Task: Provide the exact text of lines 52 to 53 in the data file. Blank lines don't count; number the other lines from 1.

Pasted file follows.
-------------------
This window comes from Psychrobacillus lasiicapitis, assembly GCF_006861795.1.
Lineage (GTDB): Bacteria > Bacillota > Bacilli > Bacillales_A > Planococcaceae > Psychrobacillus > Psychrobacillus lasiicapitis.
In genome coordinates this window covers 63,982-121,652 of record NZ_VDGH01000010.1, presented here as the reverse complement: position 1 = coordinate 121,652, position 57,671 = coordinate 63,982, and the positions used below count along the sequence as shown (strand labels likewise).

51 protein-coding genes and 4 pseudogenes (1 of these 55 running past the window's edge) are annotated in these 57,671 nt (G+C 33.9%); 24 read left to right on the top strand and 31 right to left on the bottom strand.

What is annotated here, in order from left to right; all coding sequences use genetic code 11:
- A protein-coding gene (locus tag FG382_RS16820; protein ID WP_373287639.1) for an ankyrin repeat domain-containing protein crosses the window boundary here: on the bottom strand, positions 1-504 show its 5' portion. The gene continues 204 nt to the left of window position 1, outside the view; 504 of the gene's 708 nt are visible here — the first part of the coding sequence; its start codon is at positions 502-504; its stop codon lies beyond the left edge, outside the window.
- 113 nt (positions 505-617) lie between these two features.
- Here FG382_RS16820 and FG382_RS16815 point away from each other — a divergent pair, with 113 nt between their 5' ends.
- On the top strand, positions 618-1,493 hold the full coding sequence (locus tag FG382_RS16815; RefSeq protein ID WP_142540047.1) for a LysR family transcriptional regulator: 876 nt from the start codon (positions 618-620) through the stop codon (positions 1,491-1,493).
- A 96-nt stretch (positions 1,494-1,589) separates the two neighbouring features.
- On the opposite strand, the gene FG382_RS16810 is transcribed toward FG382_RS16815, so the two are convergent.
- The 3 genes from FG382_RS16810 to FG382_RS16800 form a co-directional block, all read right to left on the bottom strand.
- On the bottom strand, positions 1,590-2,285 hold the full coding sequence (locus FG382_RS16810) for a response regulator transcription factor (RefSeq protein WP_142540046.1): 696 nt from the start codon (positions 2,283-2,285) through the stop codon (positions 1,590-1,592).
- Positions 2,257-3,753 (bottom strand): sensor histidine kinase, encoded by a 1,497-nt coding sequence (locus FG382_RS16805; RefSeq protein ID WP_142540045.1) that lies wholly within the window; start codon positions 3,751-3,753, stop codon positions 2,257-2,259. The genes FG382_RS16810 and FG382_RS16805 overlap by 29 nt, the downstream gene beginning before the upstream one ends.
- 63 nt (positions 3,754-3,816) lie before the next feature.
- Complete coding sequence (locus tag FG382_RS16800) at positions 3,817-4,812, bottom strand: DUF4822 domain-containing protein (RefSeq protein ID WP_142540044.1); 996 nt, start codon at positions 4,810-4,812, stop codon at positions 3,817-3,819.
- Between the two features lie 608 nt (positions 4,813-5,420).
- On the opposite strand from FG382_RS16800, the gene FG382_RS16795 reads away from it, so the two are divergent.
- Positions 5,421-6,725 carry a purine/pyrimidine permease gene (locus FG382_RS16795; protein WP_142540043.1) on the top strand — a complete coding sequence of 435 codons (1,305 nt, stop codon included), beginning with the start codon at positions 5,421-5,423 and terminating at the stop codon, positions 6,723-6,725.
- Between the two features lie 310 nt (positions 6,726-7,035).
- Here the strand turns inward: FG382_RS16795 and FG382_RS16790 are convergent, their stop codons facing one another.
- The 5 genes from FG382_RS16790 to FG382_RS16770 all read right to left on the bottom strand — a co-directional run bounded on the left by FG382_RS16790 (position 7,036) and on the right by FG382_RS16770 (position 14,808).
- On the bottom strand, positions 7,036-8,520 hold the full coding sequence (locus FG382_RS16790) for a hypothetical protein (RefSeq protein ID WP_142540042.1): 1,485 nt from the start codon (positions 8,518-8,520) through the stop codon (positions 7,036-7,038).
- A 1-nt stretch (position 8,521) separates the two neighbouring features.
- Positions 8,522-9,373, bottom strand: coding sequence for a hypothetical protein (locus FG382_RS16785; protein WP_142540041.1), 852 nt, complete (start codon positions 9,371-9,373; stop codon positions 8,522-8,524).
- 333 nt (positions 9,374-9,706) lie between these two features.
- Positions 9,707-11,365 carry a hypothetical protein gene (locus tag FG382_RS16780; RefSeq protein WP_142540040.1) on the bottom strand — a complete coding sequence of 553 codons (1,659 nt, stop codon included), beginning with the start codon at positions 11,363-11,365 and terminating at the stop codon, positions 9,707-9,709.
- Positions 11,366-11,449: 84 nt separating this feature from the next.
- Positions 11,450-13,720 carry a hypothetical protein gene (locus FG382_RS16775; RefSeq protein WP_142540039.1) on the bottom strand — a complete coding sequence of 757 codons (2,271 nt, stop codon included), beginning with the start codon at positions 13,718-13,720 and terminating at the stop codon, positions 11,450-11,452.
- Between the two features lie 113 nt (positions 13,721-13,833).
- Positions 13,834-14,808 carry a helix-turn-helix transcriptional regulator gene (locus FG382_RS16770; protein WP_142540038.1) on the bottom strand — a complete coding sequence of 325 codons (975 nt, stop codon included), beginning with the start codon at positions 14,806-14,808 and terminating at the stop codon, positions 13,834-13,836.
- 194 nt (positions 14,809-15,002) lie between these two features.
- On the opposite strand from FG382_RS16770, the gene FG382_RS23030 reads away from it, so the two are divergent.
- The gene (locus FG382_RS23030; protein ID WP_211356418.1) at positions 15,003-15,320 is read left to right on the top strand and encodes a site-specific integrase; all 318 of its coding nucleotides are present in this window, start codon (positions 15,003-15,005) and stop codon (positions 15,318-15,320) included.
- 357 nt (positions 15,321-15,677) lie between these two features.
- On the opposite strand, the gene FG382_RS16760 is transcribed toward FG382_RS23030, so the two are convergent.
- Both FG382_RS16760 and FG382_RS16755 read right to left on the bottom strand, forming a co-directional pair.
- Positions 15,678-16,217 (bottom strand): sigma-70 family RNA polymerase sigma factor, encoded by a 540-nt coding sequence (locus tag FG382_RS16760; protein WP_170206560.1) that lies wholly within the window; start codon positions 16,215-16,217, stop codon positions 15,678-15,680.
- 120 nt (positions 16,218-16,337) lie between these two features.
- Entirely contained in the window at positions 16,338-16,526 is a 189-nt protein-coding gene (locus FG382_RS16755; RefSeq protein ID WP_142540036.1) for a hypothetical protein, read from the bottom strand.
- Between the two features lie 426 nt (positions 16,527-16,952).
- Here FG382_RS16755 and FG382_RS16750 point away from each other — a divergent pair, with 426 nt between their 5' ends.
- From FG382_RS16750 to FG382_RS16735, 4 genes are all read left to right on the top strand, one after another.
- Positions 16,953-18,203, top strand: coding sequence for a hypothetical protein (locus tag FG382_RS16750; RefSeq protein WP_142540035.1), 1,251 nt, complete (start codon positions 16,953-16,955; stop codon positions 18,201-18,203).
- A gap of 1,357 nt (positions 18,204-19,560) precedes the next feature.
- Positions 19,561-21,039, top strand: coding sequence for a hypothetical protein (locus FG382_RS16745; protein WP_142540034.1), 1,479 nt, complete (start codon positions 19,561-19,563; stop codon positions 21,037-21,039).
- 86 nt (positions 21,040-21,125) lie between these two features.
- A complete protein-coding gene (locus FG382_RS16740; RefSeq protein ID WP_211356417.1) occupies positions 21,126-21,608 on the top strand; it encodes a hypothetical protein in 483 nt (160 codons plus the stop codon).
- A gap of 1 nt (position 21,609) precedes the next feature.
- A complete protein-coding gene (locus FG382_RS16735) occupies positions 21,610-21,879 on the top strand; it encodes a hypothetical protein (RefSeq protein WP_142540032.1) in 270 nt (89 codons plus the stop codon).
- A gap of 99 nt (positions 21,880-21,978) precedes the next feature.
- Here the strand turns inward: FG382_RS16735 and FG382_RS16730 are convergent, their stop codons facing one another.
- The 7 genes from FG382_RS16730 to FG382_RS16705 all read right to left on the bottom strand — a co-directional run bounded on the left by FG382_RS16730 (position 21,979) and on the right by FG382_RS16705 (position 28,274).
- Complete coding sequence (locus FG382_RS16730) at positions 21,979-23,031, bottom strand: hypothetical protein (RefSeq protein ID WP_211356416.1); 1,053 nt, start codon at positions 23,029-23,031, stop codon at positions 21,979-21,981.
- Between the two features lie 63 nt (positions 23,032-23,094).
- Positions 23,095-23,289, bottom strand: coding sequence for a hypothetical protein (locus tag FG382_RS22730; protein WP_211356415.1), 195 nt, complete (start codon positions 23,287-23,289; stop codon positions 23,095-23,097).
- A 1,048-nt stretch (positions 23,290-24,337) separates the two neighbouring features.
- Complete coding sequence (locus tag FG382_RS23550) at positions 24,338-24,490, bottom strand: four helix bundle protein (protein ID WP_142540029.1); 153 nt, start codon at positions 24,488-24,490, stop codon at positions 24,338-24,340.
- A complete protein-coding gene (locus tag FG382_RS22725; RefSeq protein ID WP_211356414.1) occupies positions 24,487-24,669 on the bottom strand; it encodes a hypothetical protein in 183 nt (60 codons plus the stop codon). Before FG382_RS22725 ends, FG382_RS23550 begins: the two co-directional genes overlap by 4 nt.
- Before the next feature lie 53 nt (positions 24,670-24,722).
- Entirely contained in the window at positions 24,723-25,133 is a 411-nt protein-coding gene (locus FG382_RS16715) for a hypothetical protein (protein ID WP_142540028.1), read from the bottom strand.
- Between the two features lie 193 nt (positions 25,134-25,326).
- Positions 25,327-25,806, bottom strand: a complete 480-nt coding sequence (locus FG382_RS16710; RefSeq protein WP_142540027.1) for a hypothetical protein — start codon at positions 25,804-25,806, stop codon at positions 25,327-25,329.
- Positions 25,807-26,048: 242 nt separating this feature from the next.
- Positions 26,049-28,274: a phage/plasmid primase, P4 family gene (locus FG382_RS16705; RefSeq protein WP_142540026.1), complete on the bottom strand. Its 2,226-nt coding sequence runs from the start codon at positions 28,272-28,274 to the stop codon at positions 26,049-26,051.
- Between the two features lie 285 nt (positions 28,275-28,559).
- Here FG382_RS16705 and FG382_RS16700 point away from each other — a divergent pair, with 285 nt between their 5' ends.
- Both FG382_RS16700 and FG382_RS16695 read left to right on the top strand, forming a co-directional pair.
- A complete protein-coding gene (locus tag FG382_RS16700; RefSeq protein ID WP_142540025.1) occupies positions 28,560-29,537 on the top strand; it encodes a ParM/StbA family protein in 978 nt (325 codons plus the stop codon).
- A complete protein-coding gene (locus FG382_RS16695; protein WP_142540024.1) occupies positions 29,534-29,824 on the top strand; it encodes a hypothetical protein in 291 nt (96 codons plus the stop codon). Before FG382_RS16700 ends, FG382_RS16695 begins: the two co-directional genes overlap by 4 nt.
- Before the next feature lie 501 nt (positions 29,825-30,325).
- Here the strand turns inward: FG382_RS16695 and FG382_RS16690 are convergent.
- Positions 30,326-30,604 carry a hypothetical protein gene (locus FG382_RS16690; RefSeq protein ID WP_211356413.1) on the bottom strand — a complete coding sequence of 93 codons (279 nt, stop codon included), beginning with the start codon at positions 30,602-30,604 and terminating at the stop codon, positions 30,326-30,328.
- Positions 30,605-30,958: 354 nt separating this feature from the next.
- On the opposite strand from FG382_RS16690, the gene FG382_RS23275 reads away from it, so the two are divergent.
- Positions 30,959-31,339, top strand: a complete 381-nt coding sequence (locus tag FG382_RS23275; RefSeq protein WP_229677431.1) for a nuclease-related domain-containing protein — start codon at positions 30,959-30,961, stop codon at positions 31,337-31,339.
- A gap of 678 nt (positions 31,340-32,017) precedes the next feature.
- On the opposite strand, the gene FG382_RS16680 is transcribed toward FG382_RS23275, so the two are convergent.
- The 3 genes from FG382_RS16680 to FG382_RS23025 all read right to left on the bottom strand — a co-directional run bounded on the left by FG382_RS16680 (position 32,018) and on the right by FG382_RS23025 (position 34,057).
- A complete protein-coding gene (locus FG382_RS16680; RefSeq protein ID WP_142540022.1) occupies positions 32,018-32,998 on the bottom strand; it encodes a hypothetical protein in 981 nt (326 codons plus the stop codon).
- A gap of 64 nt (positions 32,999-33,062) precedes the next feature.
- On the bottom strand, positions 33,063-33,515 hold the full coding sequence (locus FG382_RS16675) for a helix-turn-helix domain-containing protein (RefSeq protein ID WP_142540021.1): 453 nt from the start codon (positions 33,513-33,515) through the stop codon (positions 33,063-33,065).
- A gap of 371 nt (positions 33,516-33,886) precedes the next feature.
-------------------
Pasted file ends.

- Here the strand turns inward: FG382_RS16735 and FG382_RS16730 are convergent, their stop codons facing one another.
- The 7 genes from FG382_RS16730 to FG382_RS16705 all read right to left on the bottom strand — a co-directional run bounded on the left by FG382_RS16730 (position 21,979) and on the right by FG382_RS16705 (position 28,274).